google-reader-history The deeply amazing and impressive aspect of the search function Google added to Google Reader is that it is able to search back across every feed it has ever indexed -- all the way back to the very first day Google Reader was launched: October 7, 2005.

That's no small feat to pull off. Here's why.

Of the millions of feeds Google indexes an ever increasing number is full feed: the feed contains not a snippet but the complete item. Feeds are often (read: usually) limited to around 10 entries. After that they "roll off" the feed, being replaced with newly posted articles.

So... for Google to not only search but also show us the full article (or snippet) of a feed from October 7, 2005, Google has to have that content saved on their own servers.

Here's how you can leverage that enormous amount of data and incredible retention.

Better Site Search with Google Reader

A site I frequently search using using the [site:] operator is Lifehacker. And just as frequently I end up with the items I'm not looking for ranked first, followed by a bunch of comments.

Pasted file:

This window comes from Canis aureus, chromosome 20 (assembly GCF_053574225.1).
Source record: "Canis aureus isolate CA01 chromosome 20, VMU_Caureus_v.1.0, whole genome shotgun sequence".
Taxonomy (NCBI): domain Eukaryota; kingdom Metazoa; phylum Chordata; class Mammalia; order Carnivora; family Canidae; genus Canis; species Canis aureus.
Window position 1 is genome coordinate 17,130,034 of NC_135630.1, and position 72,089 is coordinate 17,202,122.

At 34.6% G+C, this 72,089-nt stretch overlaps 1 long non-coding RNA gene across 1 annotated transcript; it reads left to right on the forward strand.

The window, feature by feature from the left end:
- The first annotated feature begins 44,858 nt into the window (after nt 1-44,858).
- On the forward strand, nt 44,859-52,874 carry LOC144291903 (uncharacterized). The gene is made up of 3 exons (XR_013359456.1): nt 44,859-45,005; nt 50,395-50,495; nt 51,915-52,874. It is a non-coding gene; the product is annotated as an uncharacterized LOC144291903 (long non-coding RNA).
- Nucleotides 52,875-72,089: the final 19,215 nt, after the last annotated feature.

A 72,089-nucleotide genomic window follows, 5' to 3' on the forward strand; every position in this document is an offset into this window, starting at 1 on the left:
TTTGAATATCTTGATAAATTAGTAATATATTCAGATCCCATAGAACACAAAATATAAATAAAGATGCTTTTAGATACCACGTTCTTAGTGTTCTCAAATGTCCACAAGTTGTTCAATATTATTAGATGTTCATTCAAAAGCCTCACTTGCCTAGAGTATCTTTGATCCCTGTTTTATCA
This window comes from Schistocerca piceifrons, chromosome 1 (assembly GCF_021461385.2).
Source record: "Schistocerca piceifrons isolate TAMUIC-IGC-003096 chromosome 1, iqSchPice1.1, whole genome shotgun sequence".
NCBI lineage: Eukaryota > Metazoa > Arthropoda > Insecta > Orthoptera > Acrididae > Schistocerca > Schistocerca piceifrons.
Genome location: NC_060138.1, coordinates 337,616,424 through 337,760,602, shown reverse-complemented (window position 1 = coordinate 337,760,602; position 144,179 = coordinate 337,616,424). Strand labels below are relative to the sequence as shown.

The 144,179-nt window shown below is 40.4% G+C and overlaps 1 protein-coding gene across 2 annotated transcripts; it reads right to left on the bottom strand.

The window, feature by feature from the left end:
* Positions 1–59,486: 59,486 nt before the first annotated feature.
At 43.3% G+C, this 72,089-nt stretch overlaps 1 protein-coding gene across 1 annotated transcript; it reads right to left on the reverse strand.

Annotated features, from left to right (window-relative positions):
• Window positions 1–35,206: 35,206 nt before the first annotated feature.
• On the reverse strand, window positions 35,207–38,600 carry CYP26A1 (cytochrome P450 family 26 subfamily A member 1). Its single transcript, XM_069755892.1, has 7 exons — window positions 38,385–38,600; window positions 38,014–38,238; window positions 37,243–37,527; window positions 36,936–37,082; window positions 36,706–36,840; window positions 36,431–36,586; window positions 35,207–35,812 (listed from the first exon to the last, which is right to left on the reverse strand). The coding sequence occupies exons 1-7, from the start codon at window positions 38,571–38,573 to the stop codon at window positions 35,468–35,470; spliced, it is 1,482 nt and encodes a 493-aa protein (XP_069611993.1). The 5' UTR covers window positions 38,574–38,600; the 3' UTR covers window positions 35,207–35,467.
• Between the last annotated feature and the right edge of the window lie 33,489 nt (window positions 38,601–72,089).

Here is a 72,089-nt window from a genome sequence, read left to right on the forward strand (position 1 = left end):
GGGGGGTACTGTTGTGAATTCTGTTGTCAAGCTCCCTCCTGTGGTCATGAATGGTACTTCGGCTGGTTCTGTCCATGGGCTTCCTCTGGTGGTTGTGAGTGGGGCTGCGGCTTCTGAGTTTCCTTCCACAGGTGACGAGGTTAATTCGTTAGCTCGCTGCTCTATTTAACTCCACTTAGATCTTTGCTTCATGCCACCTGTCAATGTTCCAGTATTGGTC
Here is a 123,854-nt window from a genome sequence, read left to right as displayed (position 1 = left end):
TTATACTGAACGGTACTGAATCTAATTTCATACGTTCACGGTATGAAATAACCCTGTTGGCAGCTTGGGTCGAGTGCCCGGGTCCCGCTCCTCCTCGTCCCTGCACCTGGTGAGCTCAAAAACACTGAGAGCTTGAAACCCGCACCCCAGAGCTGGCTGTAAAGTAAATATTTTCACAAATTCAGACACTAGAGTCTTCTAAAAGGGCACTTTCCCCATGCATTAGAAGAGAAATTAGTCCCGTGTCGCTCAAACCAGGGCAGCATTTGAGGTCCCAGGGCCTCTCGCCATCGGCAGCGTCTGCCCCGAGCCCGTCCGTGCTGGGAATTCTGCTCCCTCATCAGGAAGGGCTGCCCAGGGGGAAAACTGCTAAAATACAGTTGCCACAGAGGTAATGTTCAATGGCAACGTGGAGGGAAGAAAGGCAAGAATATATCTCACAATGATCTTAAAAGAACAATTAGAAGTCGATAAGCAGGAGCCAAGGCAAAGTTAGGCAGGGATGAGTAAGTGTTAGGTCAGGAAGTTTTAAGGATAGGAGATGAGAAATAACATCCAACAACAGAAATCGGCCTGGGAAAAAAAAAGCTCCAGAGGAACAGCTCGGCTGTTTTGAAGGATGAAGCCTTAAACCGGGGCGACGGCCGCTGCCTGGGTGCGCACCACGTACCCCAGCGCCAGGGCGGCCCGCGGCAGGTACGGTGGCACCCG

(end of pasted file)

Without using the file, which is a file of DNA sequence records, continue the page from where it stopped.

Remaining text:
Now the comment threads on Lifehacker can often be jewels of additional information and tips but it's hardly ever what I'm looking for. I'm looking for the content of the original posts.

Introduce the search in Google Reader. Where the [site:] search gives me well over 50 results, most of which I'm not interested in, Google Reader is able to bring it back to a spot on 4 results:


Now that is site search.

Better "Bookmarking" with Google Reader

The problem with bookmarking pages is two-fold. One, you never bookmarked that resource you now need so desperately. Two, if you bookmarked it, the page happens to be gone while you need it now.

Michael Gray writes:

"While I love delicious it lacks the ability to permanently archive a copy of the page like does, so if the page �disappears� or falls victim to linkrot, I don�t lose the data. None of the bookmarking services have good search functionality. Delicious lets you search across your notes, but you really need the ability to search the actual page/archived page contents to take a giant leap forward in use fullness."

The solution: the search in Google Reader.

Every post in your reader is permanently cached. You can find any resource back. Remember a part of that solid quote? Feed it into your Google Reader search and you have it in seconds. Need to read up on that press release that has disappeared for some reason? No worries: Google Reader has its own cached copy.

Bonus: Force your own permanent cache

Once a feed has really gone there's no way to add it to Google Reader. Be sure to add as many remotely useful feeds as you can: better be safe than sorry.

But better yet: protect "your" data and force your own Google Reader cache of a site.

Sign up at FeedBurner, login and create your own FeedBurner feed for the site you're interested in. As long as you don't delete that entry in your FeedBurner account the feed, and its data, will remain cached by Google Reader.